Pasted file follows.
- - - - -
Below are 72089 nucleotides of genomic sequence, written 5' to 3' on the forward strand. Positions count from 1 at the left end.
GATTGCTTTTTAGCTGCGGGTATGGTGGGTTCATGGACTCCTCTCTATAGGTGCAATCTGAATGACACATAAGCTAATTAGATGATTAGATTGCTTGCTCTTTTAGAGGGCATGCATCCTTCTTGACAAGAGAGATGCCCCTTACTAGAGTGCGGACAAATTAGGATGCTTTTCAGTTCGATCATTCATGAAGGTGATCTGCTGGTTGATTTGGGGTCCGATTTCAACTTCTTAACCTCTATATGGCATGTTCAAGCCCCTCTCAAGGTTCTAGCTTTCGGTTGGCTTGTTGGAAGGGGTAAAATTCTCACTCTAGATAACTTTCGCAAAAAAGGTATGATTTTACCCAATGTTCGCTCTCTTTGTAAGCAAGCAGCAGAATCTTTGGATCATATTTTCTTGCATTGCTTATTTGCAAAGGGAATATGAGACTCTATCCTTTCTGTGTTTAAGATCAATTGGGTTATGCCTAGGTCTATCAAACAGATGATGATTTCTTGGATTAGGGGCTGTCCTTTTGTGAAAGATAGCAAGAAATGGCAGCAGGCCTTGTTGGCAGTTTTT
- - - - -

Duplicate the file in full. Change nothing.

Below are 72089 nucleotides of genomic sequence, written 5' to 3' on the forward strand. Positions count from 1 at the left end.
GATTGCTTTTTAGCTGCGGGTATGGTGGGTTCATGGACTCCTCTCTATAGGTGCAATCTGAATGACACATAAGCTAATTAGATGATTAGATTGCTTGCTCTTTTAGAGGGCATGCATCCTTCTTGACAAGAGAGATGCCCCTTACTAGAGTGCGGACAAATTAGGATGCTTTTCAGTTCGATCATTCATGAAGGTGATCTGCTGGTTGATTTGGGGTCCGATTTCAACTTCTTAACCTCTATATGGCATGTTCAAGCCCCTCTCAAGGTTCTAGCTTTCGGTTGGCTTGTTGGAAGGGGTAAAATTCTCACTCTAGATAACTTTCGCAAAAAAGGTATGATTTTACCCAATGTTCGCTCTCTTTGTAAGCAAGCAGCAGAATCTTTGGATCATATTTTCTTGCATTGCTTATTTGCAAAGGGAATATGAGACTCTATCCTTTCTGTGTTTAAGATCAATTGGGTTATGCCTAGGTCTATCAAACAGATGATGATTTCTTGGATTAGGGGCTGTCCTTTTGTGAAAGATAGCAAGAAATGGCAGCAGGCCTTGTTGGCAGTTTTT